The watchdog is failing to consider the role of potential competition in Britain’s narrowing grocery sector, writes Stephen Hornsby

This article originally appeared in the The Brief, the legal supplement by The Times.

It cannot be right for eight companies in the UK to account for 80 per cent of retail grocery sales — and yet, if Tesco’s acquisition of the cash-and-carry group Booker gets the green light, that is just what will happen.

When assessing a merger like this, the Competition and Markets Authority (CMA) looks at “theories of harm”. The starting point is the so-called counterfactual: what would happen in the event that the merger did not take place?

Normally, the counterfactual is the status quo ante. Because Tesco and Booker do not compete except to a trivial extent in grocery retailing, and Tesco is a retailer that mostly buys direct from suppliers, the authority has provisionally decided to approve the deal.

However, in some circumstances a different counterfactual can be applied. A permitted departure from the norm is where one of the parties was likely to enter the market of the other party to the merger.

Booker, with its intimate knowledge of the overall market, would appear to be a prime candidate for entering the grocery retailing market and thus increasing competition in it. Nevertheless, unless there is hard evidence that entry can be predicted with some confidence, the CMA does not consider that to be counterfactual.

In the provisional decision regarding the proposed Tesco-Booker deal, potential competition is not even mentioned. Clearly there can have been no evidence that Booker was intending to enter grocery retailing in a big way despite having a tiny toehold in it already.

Booker may well not have had any plans to enter the market significantly but the fact that it will not now do so eliminates a “known unknown” as far as Tesco and its competitors are concerned and therefore reinforces their collective market power to the possible detriment of consumers.

The CMA’s approach to potential competition in mergers between non-competitors is common, though Germany is looking at the issue afresh.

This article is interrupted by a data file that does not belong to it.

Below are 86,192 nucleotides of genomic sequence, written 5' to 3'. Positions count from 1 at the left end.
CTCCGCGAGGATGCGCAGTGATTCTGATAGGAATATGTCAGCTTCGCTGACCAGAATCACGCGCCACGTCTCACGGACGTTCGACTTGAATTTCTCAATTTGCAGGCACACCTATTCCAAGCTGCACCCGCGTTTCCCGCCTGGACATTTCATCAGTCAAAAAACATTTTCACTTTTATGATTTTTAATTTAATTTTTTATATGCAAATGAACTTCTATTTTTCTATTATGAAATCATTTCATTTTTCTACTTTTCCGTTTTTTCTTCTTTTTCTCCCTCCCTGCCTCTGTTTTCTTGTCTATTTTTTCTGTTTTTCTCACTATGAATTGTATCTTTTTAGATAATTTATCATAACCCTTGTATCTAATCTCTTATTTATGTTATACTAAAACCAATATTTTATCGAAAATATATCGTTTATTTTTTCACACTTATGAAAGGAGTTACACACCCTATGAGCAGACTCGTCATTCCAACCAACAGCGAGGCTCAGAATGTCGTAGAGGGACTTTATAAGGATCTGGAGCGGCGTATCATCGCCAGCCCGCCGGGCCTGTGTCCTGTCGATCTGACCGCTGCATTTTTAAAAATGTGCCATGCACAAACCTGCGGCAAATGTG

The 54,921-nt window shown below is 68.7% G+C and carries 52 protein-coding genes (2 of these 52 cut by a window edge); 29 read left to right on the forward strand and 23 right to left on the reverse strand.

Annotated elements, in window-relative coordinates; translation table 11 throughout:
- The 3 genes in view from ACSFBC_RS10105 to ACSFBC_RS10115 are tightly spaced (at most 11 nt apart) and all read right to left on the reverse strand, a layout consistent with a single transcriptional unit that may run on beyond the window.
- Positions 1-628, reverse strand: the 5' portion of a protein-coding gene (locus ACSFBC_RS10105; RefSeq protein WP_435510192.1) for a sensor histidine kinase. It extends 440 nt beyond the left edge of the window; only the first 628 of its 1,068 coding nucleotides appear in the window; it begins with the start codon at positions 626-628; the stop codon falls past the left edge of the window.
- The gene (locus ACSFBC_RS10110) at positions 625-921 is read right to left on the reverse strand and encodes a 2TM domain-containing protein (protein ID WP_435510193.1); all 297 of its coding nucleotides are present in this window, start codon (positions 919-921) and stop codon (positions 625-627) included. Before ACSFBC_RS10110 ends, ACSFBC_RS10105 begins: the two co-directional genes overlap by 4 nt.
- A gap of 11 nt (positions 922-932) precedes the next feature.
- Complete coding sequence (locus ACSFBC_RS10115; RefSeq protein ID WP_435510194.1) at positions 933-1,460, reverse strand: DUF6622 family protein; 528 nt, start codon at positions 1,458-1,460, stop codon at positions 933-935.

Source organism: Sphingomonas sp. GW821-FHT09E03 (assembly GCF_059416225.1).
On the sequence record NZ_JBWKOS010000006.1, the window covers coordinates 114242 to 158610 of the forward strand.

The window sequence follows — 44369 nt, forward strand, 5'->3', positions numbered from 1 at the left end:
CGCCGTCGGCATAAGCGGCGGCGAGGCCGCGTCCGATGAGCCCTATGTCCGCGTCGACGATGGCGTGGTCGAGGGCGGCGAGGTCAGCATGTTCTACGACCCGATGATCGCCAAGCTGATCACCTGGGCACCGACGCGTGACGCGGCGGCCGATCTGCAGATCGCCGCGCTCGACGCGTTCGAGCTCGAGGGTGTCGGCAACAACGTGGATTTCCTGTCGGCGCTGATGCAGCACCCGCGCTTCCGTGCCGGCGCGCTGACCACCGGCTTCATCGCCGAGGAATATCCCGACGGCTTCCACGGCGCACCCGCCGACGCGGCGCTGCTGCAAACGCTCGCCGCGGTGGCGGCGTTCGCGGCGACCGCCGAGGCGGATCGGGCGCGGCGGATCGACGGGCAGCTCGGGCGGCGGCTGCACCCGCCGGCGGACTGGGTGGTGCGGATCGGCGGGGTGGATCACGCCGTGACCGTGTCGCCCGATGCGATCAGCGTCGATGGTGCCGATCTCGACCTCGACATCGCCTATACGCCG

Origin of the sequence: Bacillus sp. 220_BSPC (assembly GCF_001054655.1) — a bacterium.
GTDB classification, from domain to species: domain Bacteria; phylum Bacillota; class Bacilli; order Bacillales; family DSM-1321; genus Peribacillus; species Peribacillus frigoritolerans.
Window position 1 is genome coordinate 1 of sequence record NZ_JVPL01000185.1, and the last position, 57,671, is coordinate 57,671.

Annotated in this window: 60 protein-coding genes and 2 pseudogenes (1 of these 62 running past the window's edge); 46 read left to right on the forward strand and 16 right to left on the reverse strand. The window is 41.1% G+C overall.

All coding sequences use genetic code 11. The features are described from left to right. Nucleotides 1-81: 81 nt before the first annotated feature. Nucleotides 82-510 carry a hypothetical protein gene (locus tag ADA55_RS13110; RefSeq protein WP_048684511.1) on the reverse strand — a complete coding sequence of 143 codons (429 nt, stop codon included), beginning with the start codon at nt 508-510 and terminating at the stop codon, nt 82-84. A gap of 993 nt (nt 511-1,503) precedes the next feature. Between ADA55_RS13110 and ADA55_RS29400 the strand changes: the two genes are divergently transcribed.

A particular cause for concern is the lack of competition in technology markets. Google has made scores of unchallenged acquisitions of tech companies whose immediate potential threat to the software giant is hard to discern from outside. This raises the question of why it did so.

The most commercially realistic answer is that Google itself came out of nowhere to its current dominant position, and realises that many companies out there could have the winning formula that puts it out of business in future. It could be buying such companies to stop this happening, or to prevent them falling into the hands of credible competitors.

Potential competition played a big role in examining mergers in concentrated markets in the past, especially in the US. Britain should follow the German approach and think about adopting a less restrictive test, because market concentration levels are rising across the board and innovation seems to be in decline.

Stephen Hornsby is a competition law partner at Goodman Derrick, a City of London law firm.

This guide is for general information and interest only and should not be relied upon as providing specific legal advice. If you require any further information about the issues raised in this article please contact the author or call 0207 404 0606 and ask to speak to your usual Goodman Derrick contact.